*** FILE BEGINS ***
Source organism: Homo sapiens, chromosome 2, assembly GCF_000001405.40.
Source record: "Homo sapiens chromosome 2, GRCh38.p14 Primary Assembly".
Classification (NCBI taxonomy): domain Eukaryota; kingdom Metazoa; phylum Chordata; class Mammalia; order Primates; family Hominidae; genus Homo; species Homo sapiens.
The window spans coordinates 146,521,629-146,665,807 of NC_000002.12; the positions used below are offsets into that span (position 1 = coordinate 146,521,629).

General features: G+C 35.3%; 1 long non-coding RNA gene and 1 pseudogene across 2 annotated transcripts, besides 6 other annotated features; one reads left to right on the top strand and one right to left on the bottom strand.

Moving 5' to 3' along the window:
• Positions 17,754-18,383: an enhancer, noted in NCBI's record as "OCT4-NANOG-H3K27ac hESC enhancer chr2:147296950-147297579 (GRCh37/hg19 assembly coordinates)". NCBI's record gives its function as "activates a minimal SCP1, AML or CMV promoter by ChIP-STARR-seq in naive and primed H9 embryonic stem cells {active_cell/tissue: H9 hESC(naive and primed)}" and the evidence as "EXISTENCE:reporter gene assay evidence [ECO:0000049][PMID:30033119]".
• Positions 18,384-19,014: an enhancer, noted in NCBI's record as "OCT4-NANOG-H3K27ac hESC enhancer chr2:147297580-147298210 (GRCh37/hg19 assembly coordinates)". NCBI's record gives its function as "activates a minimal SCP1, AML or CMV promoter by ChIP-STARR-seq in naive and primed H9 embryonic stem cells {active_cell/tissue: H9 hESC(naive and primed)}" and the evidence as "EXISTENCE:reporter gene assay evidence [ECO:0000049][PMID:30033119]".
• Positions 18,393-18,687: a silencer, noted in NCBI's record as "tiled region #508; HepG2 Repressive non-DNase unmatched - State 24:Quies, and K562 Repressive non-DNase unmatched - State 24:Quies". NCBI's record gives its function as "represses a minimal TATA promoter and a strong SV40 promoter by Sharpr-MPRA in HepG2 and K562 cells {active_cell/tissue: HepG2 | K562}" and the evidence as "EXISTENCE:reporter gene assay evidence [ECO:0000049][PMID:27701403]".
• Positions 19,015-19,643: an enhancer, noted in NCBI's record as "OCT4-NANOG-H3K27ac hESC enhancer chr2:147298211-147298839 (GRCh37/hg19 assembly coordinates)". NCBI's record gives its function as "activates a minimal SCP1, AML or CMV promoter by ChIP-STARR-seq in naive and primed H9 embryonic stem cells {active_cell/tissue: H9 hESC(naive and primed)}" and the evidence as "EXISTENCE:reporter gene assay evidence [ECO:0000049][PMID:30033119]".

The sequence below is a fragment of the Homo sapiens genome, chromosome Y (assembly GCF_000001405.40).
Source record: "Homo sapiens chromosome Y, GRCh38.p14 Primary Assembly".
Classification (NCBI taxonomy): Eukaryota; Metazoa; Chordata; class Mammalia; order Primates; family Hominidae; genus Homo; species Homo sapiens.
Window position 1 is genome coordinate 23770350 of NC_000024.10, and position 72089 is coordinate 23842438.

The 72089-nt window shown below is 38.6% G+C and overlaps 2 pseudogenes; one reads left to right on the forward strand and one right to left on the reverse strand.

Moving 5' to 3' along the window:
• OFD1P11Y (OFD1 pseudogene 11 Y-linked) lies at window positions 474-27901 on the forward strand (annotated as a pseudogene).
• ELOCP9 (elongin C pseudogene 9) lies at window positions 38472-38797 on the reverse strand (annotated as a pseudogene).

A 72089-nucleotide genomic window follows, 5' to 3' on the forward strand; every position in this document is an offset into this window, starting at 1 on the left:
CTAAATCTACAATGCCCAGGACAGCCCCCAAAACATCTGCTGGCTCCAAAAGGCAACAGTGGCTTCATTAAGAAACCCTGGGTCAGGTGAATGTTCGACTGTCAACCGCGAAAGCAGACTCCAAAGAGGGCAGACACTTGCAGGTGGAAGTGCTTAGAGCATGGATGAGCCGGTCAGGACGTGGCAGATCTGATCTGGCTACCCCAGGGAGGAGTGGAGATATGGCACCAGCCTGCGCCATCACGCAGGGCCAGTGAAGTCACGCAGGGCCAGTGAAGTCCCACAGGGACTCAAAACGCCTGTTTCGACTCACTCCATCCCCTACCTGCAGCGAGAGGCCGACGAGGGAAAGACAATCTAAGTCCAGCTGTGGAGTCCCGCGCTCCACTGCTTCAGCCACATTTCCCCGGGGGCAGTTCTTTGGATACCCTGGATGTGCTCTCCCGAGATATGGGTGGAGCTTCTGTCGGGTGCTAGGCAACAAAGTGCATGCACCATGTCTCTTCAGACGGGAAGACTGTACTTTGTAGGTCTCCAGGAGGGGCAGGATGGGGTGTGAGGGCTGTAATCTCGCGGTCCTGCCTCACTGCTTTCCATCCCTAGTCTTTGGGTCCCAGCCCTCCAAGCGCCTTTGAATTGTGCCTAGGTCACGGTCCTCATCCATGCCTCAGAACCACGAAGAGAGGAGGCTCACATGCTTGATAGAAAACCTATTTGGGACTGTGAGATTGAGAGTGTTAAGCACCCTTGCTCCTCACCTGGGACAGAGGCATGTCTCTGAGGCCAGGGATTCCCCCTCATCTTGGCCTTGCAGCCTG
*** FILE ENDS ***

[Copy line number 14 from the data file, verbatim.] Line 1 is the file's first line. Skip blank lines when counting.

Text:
Window position 1 is genome coordinate 23770350 of NC_000024.10, and position 72089 is coordinate 23842438.